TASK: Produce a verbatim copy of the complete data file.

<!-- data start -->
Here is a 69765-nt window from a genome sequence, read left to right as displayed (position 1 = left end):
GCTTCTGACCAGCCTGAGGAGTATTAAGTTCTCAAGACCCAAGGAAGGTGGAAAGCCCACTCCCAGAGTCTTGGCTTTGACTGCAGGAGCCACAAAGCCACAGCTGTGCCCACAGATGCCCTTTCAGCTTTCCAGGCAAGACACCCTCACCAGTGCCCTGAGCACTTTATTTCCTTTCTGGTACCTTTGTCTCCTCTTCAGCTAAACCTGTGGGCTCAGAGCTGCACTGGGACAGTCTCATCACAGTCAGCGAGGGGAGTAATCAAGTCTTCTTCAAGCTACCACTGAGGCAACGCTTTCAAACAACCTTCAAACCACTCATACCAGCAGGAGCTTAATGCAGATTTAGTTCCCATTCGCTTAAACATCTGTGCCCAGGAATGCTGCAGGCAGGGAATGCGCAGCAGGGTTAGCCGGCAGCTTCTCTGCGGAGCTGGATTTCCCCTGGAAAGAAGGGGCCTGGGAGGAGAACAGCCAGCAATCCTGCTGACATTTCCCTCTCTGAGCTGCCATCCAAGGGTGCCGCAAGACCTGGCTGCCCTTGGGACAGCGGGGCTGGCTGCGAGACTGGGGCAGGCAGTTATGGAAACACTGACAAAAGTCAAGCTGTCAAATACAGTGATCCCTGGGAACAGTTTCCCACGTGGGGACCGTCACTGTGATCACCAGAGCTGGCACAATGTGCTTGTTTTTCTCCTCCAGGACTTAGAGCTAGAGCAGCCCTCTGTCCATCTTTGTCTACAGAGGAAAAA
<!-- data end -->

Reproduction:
Here is a 69765-nt window from a genome sequence, read left to right as displayed (position 1 = left end):
GCTTCTGACCAGCCTGAGGAGTATTAAGTTCTCAAGACCCAAGGAAGGTGGAAAGCCCACTCCCAGAGTCTTGGCTTTGACTGCAGGAGCCACAAAGCCACAGCTGTGCCCACAGATGCCCTTTCAGCTTTCCAGGCAAGACACCCTCACCAGTGCCCTGAGCACTTTATTTCCTTTCTGGTACCTTTGTCTCCTCTTCAGCTAAACCTGTGGGCTCAGAGCTGCACTGGGACAGTCTCATCACAGTCAGCGAGGGGAGTAATCAAGTCTTCTTCAAGCTACCACTGAGGCAACGCTTTCAAACAACCTTCAAACCACTCATACCAGCAGGAGCTTAATGCAGATTTAGTTCCCATTCGCTTAAACATCTGTGCCCAGGAATGCTGCAGGCAGGGAATGCGCAGCAGGGTTAGCCGGCAGCTTCTCTGCGGAGCTGGATTTCCCCTGGAAAGAAGGGGCCTGGGAGGAGAACAGCCAGCAATCCTGCTGACATTTCCCTCTCTGAGCTGCCATCCAAGGGTGCCGCAAGACCTGGCTGCCCTTGGGACAGCGGGGCTGGCTGCGAGACTGGGGCAGGCAGTTATGGAAACACTGACAAAAGTCAAGCTGTCAAATACAGTGATCCCTGGGAACAGTTTCCCACGTGGGGACCGTCACTGTGATCACCAGAGCTGGCACAATGTGCTTGTTTTTCTCCTCCAGGACTTAGAGCTAGAGCAGCCCTCTGTCCATCTTTGTCTACAGAGGAAAAA